I met my mentor, Dr. Jamie Hanson, a little over a year ago.
Having just stepped foot on Pitt’s campus and moving into my South O apartment, I was excited and ready to get involved with research. After all, one of the main reasons I transferred here was to contribute to projects about poverty and economic inequality. Growing up, I spent a number of years doing direct service in my community and had become all too familiar with the consequences of economic disparities. After turning my call to service to the political process, I continued to be nagged by questions about poverty and its effects on people’s health and well-being. Research offered the possibility of answering these questions, kickstarting my research journey.
Searching for research opportunities at a large university like Pitt is overwhelming simply because there are so many. I found Jamie’s lab scrolling through the Department of Psychology’s faculty page. “Socioeconomic status” was listed under his research areas, and after reading a couple of his selected publications, it seemed like the LIFE Lab would be a good fit. Not only does his research align with my own interests, but I also noticed Jamie’s PhD program highlighted the importance of public policy. The combination of our shared research interests and backgrounds in policy made the LIFE Lab an easy sell. One cold email, a resume, and an interview later I was officially a research assistant in the lab, and I suppose you could say the rest is history.
If you’re just starting out or even mildly interested in research, my biggest piece of advice is to start and give it a try. The worst thing that can happen is that you hate it and quit. But in reality, there is little cost and enormous upside to getting involved in research. I recommend starting where I did, on your department website. Look through faculty bios and make a list of all the people you think might be a good fit. Note their email address and why you think you’d fit in with the lab. Then, send the faculty member a well-written email briefly describing your background (year, major, minors), why you’re interested in their work (show you did your homework), and whether they’re currently accepting undergraduate research assistants. Do this for a handful of labs focusing on quality over quantity. If after a few weeks, you have nothing to show for, then you can begin moving down your list and reaching out to them.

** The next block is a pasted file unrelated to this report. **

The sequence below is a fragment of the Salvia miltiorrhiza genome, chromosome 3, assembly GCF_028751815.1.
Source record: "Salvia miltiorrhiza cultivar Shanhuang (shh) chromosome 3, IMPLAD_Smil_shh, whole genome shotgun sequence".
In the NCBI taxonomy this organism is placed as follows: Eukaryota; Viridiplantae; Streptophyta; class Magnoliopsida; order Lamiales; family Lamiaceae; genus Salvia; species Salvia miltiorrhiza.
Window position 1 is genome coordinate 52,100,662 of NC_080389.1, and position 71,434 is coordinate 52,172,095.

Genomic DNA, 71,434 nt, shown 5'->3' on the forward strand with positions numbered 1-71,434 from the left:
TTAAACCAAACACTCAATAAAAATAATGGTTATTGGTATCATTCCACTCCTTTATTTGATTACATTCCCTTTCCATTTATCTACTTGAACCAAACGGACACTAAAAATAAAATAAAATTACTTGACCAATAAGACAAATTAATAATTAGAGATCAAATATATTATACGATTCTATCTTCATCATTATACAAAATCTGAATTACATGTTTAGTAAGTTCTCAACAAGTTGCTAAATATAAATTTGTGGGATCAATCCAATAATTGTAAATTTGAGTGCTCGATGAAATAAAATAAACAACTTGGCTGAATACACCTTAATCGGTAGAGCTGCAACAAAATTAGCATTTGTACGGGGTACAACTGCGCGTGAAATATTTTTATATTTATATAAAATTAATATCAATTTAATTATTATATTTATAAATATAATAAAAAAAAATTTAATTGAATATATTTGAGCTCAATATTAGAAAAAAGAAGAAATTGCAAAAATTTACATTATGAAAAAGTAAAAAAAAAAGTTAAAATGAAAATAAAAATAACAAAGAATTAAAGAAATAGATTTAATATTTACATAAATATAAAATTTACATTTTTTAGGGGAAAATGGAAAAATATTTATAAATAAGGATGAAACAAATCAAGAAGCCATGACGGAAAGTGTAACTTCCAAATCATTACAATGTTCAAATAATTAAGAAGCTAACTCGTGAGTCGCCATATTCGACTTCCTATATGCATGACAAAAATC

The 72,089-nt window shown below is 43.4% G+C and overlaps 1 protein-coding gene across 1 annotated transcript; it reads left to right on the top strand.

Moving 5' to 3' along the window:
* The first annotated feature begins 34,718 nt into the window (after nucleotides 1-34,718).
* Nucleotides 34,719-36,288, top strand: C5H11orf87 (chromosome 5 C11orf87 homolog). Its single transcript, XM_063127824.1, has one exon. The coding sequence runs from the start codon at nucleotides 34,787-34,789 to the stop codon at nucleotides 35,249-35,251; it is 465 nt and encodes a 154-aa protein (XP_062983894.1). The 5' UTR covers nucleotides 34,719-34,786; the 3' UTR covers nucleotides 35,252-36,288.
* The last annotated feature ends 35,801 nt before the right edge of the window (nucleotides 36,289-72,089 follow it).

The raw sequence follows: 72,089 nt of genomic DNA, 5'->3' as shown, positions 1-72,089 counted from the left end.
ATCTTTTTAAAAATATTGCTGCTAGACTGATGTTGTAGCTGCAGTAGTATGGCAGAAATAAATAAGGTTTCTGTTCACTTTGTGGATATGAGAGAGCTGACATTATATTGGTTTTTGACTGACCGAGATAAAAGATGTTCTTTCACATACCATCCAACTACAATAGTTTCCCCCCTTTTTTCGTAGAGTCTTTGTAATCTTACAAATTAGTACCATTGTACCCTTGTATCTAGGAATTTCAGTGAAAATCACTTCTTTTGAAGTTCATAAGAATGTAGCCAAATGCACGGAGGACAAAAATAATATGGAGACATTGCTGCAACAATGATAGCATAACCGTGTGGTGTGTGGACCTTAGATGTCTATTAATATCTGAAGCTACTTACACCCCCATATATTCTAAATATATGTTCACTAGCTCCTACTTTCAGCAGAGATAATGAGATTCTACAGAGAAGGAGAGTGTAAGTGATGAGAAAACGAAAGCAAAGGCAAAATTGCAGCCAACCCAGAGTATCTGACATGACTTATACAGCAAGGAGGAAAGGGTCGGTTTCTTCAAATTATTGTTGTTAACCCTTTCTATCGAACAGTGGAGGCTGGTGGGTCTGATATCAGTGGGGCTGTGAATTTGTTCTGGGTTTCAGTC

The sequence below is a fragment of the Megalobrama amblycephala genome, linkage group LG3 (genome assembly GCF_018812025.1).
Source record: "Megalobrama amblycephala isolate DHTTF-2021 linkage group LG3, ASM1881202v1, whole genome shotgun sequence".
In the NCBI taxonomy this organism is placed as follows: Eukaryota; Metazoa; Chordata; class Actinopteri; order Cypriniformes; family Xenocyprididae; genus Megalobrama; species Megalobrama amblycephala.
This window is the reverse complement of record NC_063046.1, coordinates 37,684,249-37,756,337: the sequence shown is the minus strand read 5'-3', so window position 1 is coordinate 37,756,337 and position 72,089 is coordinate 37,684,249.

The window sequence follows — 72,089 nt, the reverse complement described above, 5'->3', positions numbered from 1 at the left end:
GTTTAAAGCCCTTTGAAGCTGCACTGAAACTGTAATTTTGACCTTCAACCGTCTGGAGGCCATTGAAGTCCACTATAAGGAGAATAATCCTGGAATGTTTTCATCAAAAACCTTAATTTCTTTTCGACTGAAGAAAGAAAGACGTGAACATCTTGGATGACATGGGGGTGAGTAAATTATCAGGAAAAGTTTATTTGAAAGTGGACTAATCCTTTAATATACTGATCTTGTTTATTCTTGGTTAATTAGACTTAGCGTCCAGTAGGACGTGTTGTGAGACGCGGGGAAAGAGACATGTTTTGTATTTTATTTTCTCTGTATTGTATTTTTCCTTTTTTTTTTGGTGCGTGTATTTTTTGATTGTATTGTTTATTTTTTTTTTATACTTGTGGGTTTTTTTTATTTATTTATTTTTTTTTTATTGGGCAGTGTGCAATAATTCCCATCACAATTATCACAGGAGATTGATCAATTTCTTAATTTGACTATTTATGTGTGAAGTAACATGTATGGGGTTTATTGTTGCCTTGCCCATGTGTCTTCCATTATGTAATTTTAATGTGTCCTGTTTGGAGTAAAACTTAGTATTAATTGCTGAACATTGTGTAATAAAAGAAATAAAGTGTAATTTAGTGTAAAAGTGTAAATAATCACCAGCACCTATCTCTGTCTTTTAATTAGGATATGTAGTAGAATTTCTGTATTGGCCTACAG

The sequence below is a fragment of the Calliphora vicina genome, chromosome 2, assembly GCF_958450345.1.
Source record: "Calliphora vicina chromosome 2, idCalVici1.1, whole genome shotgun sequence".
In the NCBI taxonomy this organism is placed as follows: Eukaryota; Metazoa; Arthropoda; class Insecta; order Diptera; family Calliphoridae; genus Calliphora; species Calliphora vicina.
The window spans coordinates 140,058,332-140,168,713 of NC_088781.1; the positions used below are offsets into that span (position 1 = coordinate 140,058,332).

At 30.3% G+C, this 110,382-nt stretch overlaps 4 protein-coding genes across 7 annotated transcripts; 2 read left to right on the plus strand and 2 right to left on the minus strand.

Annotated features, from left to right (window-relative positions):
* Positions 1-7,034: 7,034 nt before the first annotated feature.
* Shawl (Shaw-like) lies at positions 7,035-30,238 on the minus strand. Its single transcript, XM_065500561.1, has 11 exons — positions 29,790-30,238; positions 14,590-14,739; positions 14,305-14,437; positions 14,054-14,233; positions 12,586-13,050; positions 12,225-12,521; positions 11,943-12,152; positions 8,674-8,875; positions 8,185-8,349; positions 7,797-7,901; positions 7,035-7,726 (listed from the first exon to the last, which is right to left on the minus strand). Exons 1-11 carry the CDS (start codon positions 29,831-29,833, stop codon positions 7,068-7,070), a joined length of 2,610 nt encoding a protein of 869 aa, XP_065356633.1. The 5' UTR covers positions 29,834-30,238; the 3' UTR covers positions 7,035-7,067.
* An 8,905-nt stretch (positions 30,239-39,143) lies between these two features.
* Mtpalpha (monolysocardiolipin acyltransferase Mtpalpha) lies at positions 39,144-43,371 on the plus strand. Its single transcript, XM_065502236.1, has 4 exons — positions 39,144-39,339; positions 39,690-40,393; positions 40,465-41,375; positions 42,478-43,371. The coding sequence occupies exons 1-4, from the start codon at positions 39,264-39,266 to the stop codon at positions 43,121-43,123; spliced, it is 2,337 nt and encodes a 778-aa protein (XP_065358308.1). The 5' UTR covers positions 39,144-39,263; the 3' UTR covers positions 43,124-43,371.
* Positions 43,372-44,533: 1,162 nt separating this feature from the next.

Also, don’t be discouraged if you’re having trouble finding the perfect fit. Not everyone finds the right lab on the first try. I was lucky. It’s important to recognize even tangentially related research experiences are valuable, especially in the early stages when you’re still honing your interest. Working on projects is the only way to determine what you want to research and, perhaps more importantly, how you want to do it. Doing something is better than doing nothing because the experience and skills you gain can be leveraged later on when the right opportunity presents itself.
Joining the LIFE Lab was one of the first things I did after arriving here. Certainly, it was the first research-related step I took. Since then, I’ve helped with a number of projects in the lab ranging from piloting survey measures to analyzing white matter tracts in the brain, but it wasn’t until last spring that I started to work on independent projects. Over the summer I coauthored a paper with Jamie, and now I’m working on a related project dealing with child poverty, decision-making, and mental health outcomes. Although I don’t see myself pursuing a career in psychological research, working in the LIFE Lab has given me the opportunity to build skills that are translatable to other domains, including economics. General knowledge about the research process, statistical programming, and working with large datasets will serve me well in economics graduate school programs. Moreover, I’ve been able to do important work on an issue that really matters to me. What more can you ask for?